Fresh produce group spotlights some of the independent vegetable growers it works with in the US and globally
Dole Food Company has launched a new video series recognising some of the hundreds of family farmers it works with in the US and around the world.
According to Dole, these farmers are ”instrumental” to its mission of making the world a healthier place and encouraging a diet rich in fresh fruits and vegetables.
The first two videos will spotlight domestic vegetable farmers Jesus Tovar of T&P Farms in Somerton, Arizona, and Zach Barnes of Dole Fresh Vegetables in Soledad, California.
They will be posted on Dole’s LinkedIn page on National Farmer’s Day (12 October) as part of the company’s celebration of the annual holiday honouring US farmers and growers.
Additional videos celebrating Dole’s US and global farmer partners are also planned, the company noted.
According to Bil Goldfield, Dole’s director of corporate communications, Dole has been working with family farmers in the US for more than 50 years as part of a larger farming legacy that dates back to the early 1900s when James Drummond Dole cultivated the first Dole pineapples in Hawaii.
“Family farmers are at the heart of Dole,” said Goldfield. “Despite the perception of Dole as a corporate farming organisation, in addition to our owned agriculture production, we are made up of a network of many independent growers.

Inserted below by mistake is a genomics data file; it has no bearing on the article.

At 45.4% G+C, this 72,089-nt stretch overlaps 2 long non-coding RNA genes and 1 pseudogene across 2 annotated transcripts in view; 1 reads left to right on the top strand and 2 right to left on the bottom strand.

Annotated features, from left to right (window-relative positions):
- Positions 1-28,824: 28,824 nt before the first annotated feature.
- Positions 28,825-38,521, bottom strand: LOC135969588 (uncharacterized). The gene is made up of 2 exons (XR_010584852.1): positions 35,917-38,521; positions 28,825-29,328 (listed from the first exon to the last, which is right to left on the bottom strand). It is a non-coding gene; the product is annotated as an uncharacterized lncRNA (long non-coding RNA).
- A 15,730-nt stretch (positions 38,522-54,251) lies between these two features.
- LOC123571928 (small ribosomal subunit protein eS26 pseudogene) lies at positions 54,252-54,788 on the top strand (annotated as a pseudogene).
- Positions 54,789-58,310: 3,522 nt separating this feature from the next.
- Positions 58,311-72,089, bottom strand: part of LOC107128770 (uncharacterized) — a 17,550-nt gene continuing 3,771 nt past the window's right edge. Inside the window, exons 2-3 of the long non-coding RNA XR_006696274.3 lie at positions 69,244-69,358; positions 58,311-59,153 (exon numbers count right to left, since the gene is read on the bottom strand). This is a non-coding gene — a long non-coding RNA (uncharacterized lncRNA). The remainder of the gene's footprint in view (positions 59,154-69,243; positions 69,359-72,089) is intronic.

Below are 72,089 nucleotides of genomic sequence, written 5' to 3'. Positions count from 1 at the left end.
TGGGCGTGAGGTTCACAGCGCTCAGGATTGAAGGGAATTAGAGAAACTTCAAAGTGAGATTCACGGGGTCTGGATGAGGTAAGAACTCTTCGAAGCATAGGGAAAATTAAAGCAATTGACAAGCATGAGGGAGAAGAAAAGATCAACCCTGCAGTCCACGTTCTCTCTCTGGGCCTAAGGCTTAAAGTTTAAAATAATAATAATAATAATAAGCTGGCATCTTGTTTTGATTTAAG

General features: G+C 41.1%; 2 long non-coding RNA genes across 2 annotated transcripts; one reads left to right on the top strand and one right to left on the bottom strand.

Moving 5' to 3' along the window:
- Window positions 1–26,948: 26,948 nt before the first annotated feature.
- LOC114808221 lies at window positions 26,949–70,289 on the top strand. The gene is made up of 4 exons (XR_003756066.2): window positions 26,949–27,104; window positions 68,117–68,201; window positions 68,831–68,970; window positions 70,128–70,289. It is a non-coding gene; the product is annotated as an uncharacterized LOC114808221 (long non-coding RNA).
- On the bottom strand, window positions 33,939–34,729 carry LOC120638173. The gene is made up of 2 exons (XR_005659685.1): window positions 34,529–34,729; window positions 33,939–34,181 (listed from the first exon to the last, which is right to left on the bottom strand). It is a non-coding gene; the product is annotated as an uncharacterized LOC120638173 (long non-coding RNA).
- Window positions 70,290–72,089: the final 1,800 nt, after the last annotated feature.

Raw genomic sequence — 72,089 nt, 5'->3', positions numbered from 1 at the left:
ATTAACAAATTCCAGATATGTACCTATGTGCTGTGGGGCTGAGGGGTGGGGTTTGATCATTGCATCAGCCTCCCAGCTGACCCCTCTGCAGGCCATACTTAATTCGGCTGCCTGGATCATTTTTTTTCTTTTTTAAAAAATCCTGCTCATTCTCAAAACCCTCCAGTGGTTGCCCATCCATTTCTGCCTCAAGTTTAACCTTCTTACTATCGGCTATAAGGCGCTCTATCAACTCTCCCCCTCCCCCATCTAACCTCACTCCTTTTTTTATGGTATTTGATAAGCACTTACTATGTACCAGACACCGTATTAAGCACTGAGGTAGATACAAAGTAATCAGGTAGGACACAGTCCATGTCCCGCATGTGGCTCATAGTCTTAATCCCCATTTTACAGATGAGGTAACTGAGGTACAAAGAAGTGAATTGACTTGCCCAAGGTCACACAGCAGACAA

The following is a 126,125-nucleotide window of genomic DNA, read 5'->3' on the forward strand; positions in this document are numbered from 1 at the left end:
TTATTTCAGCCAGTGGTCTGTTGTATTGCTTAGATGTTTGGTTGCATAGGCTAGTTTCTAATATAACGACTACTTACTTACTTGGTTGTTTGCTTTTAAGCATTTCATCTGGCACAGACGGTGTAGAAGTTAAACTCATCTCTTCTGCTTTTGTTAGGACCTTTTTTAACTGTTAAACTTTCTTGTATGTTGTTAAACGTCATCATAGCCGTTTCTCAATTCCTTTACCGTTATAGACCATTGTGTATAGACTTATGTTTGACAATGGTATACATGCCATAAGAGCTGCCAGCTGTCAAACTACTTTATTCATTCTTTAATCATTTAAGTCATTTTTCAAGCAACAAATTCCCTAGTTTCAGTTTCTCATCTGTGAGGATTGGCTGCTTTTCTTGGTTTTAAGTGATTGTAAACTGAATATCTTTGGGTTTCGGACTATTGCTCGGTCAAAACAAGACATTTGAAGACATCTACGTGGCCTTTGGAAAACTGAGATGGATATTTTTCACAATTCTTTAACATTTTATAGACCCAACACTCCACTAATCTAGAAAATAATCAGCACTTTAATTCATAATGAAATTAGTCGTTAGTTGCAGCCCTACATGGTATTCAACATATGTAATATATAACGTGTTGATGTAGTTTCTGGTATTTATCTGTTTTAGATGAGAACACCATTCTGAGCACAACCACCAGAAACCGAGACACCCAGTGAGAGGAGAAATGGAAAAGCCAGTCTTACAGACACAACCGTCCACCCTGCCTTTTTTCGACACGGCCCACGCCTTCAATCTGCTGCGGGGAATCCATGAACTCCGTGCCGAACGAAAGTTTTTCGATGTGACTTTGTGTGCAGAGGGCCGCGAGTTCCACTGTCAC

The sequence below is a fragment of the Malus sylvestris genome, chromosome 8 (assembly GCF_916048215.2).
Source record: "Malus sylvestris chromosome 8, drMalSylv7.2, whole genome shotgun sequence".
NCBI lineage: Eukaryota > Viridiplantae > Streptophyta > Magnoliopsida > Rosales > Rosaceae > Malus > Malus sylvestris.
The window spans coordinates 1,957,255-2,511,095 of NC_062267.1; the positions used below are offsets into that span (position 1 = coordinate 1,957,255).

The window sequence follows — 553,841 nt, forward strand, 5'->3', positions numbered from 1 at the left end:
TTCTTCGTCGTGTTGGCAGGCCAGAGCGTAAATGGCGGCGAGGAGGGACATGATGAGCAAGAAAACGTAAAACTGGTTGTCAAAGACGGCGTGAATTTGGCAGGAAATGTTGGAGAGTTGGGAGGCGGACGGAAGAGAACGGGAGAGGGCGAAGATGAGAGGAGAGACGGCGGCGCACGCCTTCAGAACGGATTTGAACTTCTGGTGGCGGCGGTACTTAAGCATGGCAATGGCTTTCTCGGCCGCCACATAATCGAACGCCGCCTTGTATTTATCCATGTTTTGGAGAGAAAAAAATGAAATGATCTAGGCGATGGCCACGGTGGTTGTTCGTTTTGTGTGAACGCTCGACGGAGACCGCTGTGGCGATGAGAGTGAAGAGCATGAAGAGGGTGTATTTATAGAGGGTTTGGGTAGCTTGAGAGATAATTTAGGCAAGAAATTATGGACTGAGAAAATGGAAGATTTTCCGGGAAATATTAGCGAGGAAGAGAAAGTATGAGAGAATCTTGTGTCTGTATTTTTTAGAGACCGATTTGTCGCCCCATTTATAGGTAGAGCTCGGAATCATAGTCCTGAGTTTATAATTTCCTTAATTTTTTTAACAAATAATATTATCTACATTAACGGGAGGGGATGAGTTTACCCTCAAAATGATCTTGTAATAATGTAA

”Working with Dole enables these small farmers to gain access and opportunity to a competitive market that they may not have on their own,” he continued. ”Working together allows us to feed a hungry world and support a healthy lifestyle around the world.
“In the US, alone, we grow and source fresh vegetables on 42,815 acres of US farmland, making us one of largest single-brand growers in the country,” Goldfield added. “Of this amount, 27,717 acres, almost two-thirds, are owned by family farmers.”
Dole currently works with family farmers in nine states across the UA (California, Nevada, Arizona, Colorado, Georgia, Ohio, Michigan, New York, and Texas) to grow more than 15 vegetable varieties, including cabbage, Romaine lettuce, leaf lettuce, spinach, carrots, kale, radishes, green onions, broccoli, cauliflower, artichokes, celery, brussels sprouts and several Spring Mix varieties.
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